A variant of a banking Trojan known as Cridex can communicate with a CAPTCHA-breaking server in order to establish malicious email accounts. Researchers at Websense Security Labs posted a video documenting how Cridex broke a CAPTCHA test and opened a Yahoo email account in six attempts.
The Cridex network grows as it infects new machines via malicious emails.
The emails contain links to a Black Hole exploit kit, which attacks vulnerabilities in Web browsers and plug-ins. If successful, the kit downloads Cridex onto the machine.
“Cridex is a data-stealing Trojan that is similar to Zeus in the way it operates: It logs content from Web sessions and alters them to harvest information from the infected user,” according to the Websense Security Labs blog.
Cridex targets information from platforms like Facebook, Twitter and several online banking services. That data is then sent to a remote server.
Finally, it uses the infected machine to grow the size of the bot.
According to Websense, the Trojan “opens Web sessions to online mail services and registers new email accounts that are later used by the bot to send spam/malicious emails.”
Cridex cannot run without a successful attack by the Black Hole exploit kit. Machines with updated Web browsers and applications, as well as the latest antivirus software, should be protected, Websense said.
How to break a CAPTHA
Step 1: The starting point of an infection is a banking Trojan variant known as Cridex. This variant is propagated via malicious email messages that hold shortened links leading to exploit kits (see this example), in our case the Blackhole exploit kit.
Step 2: If the exploit is successful, the Cridex variant is downloaded to the machine.
Step 3: Cridex runs on the machine.
Step 4: Cridex is a data-stealing Trojan that is similar to Zeus in the way it operates: It logs content from Web sessions and alters them to harvest information from the infected user. The Cridex configuration file downloaded by this variant (safe to view and download and shortened here) shows which websites the variant monitors and steals data from, along with Web form injection points (data alteration injected into Web forms to harvest additional data like ATM PIN numbers). We have observed that Facebook, Twitter, and many banking services are targets. A partial list of targeted websites can be found here. Step 5: Any stolen data from the system is uploaded to a command and control server.
Picture 1: The Cridex ecosystem:
Step 6: One of the components downloaded by Cridex with the configuration file is a propagation module or spamming module that allows the botmaster to send spam/malicious emails to infect other systems and increase the bot size. The spamming module holds backdoor components that allow browsing activities in the name of the user. The module opens Web sessions to online mail services and registers new email accounts that are later used by the bot to send spam/malicious emails. As we know, online mail services hold security checks like CAPTCHA challenges to verify that a human is indeed behind any account registration.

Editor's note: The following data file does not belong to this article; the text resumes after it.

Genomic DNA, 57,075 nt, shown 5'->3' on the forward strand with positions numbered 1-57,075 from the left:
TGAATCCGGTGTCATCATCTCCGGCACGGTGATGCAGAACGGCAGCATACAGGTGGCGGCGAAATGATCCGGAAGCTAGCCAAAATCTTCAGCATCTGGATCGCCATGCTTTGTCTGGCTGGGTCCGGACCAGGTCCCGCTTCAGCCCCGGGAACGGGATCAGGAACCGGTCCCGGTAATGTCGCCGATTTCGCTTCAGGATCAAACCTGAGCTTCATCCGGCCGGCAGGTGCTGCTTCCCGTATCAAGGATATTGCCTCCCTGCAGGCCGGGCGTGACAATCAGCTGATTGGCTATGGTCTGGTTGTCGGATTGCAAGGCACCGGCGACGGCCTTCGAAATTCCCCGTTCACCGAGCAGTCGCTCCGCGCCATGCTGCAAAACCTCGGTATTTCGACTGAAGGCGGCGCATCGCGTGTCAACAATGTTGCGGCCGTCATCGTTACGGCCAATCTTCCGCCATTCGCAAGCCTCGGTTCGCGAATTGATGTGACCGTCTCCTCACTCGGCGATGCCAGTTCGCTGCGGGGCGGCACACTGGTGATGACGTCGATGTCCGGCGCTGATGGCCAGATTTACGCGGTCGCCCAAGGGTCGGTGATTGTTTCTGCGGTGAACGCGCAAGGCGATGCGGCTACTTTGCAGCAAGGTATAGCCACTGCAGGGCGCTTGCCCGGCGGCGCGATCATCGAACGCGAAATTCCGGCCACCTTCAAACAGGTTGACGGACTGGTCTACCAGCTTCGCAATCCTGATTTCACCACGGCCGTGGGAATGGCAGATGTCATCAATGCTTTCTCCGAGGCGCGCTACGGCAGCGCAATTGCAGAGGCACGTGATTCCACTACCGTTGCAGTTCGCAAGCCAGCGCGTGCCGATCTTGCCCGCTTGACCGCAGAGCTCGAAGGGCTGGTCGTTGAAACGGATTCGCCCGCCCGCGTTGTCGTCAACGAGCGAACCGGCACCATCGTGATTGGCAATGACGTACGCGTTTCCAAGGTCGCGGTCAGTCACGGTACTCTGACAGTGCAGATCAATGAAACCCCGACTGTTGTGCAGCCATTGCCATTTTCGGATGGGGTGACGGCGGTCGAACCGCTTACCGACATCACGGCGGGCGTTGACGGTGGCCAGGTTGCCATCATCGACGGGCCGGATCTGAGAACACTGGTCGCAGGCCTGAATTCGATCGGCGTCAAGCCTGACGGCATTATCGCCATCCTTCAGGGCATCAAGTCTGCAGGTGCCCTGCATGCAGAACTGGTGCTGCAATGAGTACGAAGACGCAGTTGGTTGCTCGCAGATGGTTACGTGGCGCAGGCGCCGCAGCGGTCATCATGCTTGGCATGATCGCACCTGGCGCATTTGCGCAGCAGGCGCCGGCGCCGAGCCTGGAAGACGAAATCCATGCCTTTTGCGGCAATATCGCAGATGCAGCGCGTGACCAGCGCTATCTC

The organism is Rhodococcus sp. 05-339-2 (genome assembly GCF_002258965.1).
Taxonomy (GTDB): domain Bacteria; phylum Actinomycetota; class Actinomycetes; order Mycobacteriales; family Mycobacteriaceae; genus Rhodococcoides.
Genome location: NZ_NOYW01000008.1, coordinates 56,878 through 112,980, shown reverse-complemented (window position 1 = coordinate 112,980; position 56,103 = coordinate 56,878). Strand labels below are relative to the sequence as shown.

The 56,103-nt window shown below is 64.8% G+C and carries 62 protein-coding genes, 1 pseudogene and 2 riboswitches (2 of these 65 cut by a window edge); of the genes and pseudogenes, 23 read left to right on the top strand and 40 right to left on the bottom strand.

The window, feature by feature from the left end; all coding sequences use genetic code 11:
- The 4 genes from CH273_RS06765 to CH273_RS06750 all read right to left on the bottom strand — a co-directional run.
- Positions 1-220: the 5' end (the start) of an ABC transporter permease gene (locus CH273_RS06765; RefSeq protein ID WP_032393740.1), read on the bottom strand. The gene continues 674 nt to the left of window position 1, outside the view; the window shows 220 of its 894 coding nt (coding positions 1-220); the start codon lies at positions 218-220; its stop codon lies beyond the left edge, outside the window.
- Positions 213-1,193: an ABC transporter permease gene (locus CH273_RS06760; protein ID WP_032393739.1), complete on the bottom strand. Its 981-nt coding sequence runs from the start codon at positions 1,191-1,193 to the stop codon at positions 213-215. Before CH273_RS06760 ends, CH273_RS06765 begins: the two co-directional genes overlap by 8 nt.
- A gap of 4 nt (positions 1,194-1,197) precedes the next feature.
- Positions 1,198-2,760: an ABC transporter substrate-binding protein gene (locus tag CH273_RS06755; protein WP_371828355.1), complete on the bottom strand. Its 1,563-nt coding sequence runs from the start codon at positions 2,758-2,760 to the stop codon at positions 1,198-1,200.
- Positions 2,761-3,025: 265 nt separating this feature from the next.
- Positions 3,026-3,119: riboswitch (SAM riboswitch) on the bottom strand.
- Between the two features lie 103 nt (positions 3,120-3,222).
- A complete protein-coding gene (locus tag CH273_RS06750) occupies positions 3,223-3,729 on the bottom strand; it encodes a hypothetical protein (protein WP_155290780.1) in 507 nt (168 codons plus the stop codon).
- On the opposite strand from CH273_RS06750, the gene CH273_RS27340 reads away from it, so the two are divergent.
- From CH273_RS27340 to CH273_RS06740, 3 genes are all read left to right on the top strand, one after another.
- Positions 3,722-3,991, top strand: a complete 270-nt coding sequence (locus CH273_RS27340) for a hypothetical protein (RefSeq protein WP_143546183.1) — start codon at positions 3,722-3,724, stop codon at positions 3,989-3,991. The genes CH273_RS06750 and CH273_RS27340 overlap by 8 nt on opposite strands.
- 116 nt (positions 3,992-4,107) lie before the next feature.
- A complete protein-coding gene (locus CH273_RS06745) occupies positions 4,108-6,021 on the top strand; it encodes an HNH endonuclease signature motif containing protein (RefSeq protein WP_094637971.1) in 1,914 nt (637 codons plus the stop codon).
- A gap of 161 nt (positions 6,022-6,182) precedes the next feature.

Step 7: According to our findings, CAPTCHA challenges in some cases can be broken with the help of a CAPTCHA-breaking server, which allows the bot to register a mail account or address after only a few attempts. This video documents the registration of an online mail account by the bot on an infected machine:
The CAPTCHA-breaking process consists of posting CAPTCHA challenge images harvested from the online email registration form to a remote Web server (the CAPTCHA-breaking server). The request is an HTTP POST with an embedded CAPTCHA image posted to the CAPTCHA-breaking server. Once the server processes the image, it outputs a response in JSON format with the CAPTCHA text result that responds to the submitted image (see Picture 2). The backdoor component then tries to use that returned CAPTCHA text result in the online email account registration form. In case the CAPTCHA-breaking server output is wrong and does not correspond to the CAPTCHA image challenge, the process continues and the next CAPTCHA image challenge is submitted until the server manages to break the CAPTCHA. You can look at Picture 3 to see the images submitted to the CAPTCHA-breaking server and the corresponding results from the server. Not all the attempts succeed in breaking the CAPTCHA, but some do and in our example you see it took 6 attempts.
The malware reports to the CAPTCHA-breaking server whether the result it got actually broke the CAPTCHA. Picture 4 shows HTTP requests that report back to the CAPTCHA-breaking server whether the CAPTCHA result the server gave in previous sessions was indeed successful in breaking the CAPTCHA. A successful CAPTCHA break is signed with the r parameter: If the parameter is 0 (&r=0), the CAPTCHA break attempt was unsuccessful, whereas if the parameter is 1 (&r=1), the CAPTCHA break attempt was a success.
Picture 2: An HTTP POST request of an image to the CAPTCHA-breaking server and the response from the server
Picture 3: The images posted to the CAPTCHA-breaking server and their corresponding results
Picture 4: The malware reports to the CAPTCHA-breaking server if the CAPTCHA break attempt was successful